welcome to the newsletter
In this week’s newsletter VitalityHealth search for new faces, Andy Shennan reviews the running in pregnancy survey, we invite you to join us on The Mall and I size up our potential partners.
Earlier this week parkrun group announced a new partnership with Strava, one of the world’s most amazing online running (and cycling) communities. As a big fan of Strava and an even bigger fan of parkrun the news that two of my favourite things would be working together was really rather exciting. At parkrun we pride ourselves in using technology to empower real people to do real things in real areas of open space and the fit between our two organisations is therefore pretty obvious. So, in light of that announcement and in advance of future announcements I thought I’d spend this week presenting something of the thought process that goes into bringing organisations into the parkrun family.
In my role as Managing Director of parkrun UK I meet with potential partner organisations on a pretty much daily basis. Being one of the largest series of timed runs in the world, and with such an engaged community, we are of course hot property for anyone who would benefit from telling people (particularly runners) about what they do. As we continue to grow so in turn does the organisational infrastructure required to support tens of thousands of UK parkrunners (runners & volunteers) every single week and as such it’s vital that we engage with the right partners on the right terms. But what constitutes the right partnerships?
We each have our own first parkrun experience from which to benchmark where we are now and for me that was the 4th of August 2007 at Bushy Park. Back then there were just three parkrun events in existence and the model was clear… ‘start between those two trees, run round the park, finish between those two trees’, the running equivalent of ‘jumpers for goalposts’. I therefore benchmark whether or not I’m doing a good job of guiding our wonderful movement in the UK by ensuring that anyone who wants that ‘original’ experience can still embrace the ‘turn up, run for free, go home, get your result’ process.
Having said that, when you bring so many wonderful people (yes, that’s you) together every single week year after year then amazing things can and do happen and as such there should be opportunities for those who want to engage a little more. There are therefore just four simple questions I ask myself when considering a new partnership, which result in me turning down 95% of the approaches we receive and starting a conversation with the remaining 5%...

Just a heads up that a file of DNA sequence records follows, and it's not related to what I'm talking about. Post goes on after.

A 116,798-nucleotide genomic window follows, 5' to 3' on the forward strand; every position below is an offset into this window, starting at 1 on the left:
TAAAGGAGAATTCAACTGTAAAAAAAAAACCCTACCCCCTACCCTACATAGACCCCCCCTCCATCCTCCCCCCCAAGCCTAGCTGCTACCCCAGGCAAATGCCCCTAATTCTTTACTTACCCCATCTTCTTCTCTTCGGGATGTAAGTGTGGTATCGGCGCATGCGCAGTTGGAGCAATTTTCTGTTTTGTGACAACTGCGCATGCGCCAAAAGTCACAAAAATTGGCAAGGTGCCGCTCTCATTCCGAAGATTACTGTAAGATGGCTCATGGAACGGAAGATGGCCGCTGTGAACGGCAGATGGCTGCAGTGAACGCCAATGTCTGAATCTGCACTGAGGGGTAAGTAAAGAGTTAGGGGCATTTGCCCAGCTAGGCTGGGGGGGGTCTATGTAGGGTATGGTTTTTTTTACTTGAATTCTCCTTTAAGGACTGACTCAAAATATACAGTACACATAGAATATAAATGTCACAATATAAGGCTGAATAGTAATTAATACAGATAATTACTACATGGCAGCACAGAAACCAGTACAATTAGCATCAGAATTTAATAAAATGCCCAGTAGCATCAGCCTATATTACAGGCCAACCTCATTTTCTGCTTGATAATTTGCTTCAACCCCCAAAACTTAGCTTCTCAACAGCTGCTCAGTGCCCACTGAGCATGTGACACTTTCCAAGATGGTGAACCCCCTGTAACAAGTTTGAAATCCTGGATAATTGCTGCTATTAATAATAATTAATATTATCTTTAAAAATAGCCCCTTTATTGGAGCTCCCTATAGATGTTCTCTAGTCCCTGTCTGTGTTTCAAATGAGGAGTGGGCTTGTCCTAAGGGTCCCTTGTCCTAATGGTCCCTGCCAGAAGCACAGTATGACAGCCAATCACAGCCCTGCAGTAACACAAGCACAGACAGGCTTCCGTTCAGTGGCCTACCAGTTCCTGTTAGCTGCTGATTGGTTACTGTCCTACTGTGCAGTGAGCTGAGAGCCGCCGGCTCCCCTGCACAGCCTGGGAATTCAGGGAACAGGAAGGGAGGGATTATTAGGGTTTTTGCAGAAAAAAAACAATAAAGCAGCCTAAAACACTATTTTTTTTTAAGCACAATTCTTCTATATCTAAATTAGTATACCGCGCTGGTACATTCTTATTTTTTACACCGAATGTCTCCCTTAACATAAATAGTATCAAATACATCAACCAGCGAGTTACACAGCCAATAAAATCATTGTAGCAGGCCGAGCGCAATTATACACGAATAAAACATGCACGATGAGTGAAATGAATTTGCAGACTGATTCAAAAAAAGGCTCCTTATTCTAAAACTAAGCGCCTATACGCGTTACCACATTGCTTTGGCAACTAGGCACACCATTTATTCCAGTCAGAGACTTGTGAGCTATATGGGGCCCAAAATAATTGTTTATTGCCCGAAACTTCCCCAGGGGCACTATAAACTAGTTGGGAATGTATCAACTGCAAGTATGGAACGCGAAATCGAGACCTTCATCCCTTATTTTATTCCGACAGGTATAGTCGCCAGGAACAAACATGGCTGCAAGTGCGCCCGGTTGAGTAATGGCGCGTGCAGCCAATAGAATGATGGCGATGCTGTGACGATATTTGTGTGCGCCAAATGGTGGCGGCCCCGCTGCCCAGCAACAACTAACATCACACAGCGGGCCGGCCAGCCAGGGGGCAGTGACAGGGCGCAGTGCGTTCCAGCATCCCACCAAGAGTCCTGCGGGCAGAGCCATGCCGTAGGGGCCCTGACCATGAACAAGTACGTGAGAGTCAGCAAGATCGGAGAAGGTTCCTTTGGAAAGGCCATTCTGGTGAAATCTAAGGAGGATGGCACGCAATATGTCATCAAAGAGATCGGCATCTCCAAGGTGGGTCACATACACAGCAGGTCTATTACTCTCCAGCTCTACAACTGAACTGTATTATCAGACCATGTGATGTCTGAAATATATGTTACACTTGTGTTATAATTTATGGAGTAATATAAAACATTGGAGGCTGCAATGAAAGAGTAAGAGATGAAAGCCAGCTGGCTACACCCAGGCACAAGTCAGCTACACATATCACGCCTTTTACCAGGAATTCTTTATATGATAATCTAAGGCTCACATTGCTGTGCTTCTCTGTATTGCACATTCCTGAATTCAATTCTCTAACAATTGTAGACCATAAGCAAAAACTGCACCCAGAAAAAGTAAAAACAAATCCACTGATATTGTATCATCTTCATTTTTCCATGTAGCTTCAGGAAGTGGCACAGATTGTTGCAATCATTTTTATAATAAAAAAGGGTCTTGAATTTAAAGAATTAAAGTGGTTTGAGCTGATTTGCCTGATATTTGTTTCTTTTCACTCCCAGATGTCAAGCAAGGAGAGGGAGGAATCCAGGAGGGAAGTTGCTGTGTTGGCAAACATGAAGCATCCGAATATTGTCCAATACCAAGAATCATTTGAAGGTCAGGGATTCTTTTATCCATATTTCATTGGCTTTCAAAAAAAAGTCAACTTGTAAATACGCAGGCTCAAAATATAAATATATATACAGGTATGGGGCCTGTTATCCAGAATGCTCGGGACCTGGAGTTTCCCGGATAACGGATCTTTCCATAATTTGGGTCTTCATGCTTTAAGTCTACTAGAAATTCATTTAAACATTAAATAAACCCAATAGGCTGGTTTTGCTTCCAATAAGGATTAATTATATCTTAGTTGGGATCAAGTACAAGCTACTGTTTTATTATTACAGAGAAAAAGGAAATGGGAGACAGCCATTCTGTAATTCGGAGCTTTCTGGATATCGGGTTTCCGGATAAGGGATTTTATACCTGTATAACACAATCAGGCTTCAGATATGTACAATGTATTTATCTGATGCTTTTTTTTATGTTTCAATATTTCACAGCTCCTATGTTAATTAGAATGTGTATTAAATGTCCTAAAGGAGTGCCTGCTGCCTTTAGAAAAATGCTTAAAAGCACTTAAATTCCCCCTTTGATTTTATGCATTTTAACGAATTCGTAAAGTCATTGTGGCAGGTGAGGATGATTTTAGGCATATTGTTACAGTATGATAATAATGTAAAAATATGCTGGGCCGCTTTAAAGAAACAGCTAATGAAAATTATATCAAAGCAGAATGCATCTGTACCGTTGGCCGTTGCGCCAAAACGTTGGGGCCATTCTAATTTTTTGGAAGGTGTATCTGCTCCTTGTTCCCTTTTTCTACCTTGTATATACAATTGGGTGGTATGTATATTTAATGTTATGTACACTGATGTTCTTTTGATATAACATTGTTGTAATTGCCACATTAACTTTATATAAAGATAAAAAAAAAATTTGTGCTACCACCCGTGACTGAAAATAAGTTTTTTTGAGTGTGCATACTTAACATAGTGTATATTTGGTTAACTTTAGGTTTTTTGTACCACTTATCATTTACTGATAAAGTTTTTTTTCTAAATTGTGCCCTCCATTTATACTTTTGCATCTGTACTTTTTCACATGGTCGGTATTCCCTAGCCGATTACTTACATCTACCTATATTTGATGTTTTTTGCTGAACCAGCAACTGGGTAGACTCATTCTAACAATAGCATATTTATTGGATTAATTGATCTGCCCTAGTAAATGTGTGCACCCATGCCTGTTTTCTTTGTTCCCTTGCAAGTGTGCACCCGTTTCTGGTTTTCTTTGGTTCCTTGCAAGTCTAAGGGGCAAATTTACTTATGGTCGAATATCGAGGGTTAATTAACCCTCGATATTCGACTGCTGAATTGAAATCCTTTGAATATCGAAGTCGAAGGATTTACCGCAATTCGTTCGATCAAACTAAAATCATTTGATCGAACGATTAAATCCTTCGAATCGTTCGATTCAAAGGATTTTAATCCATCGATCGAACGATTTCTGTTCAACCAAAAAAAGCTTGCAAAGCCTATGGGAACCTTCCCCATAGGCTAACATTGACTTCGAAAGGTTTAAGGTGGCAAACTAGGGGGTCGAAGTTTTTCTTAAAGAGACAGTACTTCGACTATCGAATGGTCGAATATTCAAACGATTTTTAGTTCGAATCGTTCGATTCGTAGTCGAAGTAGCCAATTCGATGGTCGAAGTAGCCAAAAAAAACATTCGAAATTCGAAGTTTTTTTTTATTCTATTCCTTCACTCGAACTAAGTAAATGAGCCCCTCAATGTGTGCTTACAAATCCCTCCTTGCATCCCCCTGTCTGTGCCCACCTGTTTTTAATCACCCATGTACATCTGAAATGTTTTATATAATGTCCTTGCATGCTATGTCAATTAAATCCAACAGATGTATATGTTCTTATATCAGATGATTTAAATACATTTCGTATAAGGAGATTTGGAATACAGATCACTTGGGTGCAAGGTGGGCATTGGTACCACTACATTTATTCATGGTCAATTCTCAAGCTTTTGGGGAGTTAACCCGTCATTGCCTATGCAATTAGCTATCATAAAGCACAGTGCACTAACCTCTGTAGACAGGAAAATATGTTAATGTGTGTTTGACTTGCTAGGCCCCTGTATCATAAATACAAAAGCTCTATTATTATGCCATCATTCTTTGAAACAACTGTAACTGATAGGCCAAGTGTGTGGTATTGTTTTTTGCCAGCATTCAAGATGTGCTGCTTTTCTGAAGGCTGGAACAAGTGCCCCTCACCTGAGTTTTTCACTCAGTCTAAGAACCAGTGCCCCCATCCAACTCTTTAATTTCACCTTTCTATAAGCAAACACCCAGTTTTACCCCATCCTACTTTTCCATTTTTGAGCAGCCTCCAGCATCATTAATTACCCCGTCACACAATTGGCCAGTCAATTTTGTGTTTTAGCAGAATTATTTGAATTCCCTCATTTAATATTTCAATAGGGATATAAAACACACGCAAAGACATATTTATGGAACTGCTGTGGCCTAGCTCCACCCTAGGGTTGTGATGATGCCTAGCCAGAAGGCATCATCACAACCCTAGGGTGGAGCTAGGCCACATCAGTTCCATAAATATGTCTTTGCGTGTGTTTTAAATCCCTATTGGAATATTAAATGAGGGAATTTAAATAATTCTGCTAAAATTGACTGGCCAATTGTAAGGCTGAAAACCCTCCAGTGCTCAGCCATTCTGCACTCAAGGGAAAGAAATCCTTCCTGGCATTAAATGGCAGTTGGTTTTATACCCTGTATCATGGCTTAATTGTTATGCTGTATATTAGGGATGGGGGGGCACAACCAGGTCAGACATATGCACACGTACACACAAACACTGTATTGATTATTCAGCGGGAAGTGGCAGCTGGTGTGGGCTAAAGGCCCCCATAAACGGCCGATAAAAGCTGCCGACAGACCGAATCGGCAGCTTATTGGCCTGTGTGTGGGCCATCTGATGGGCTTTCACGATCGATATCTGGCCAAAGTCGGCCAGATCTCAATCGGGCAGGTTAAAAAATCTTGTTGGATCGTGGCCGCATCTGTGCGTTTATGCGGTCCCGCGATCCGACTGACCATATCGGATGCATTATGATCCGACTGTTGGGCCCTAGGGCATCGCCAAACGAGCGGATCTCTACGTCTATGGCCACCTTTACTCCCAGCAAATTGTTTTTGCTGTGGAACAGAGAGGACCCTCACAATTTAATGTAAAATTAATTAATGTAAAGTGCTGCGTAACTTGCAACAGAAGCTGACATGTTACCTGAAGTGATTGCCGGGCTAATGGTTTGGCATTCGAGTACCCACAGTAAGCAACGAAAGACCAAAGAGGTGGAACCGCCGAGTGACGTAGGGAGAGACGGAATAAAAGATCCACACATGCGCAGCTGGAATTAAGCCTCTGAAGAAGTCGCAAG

1 - Is there likely to be a negative impact with regards my aforementioned parkrun benchmark?
If the answer to that is yes then I’m afraid we’ve fallen at the first hurdle and it’s game over.
2 - Would a successful partnership with this organisation result in good things happening?
We strive for every partnership to be successful and with a clear definition of what that success might look like. We can then decide whether or not that is a good thing. By ‘good’ I mean something that benefits or enhances the lives of our parkrun events and their local communities.
3 - How can we make it happen?
If we’ve managed to tick those two boxes then it’s all systems go and we will do everything in our power to get things going. Occasionally we do get stuck here though where both parties want to do something and a successful outcome would clearly be a good thing, but for whatever reason it just can’t be done.
4 - Can it somehow contribute to achieving our mission of ‘a parkrun everywhere someone wants one’?
Although not a deal breaker, where possible our partnerships will contribute towards making parkrun happen. This could be with financial investment, value in kind, or some other indirect benefit.
I’m really happy that our relationship with Strava satisfies all those criteria and as we move forwards and our family develops do rest assured that the spirit of parkrun remains strong.
P.S. You can read this week’s junior parkrun newsletter here.
ready for your next challenge?
After following Simon and Frances’ inspiring journey to completing the Vitality Oxford Half Marathon, VitalityHealth are looking for two parkrunners to follow in their footsteps in Brighton on the 22nd of February 2015.
To give you a helping hand along your training journey, we will provide you with:
- Ongoing training support including a personalised training plan and training day with Decathlon Olympic gold medallist, Daley Thompson
- A GPS running device to track your progress
- £50 Sweatshop voucher for new trainers
- A full Vitality Run Series kit
- Free entry into the Vitality Brighton Half Marathon.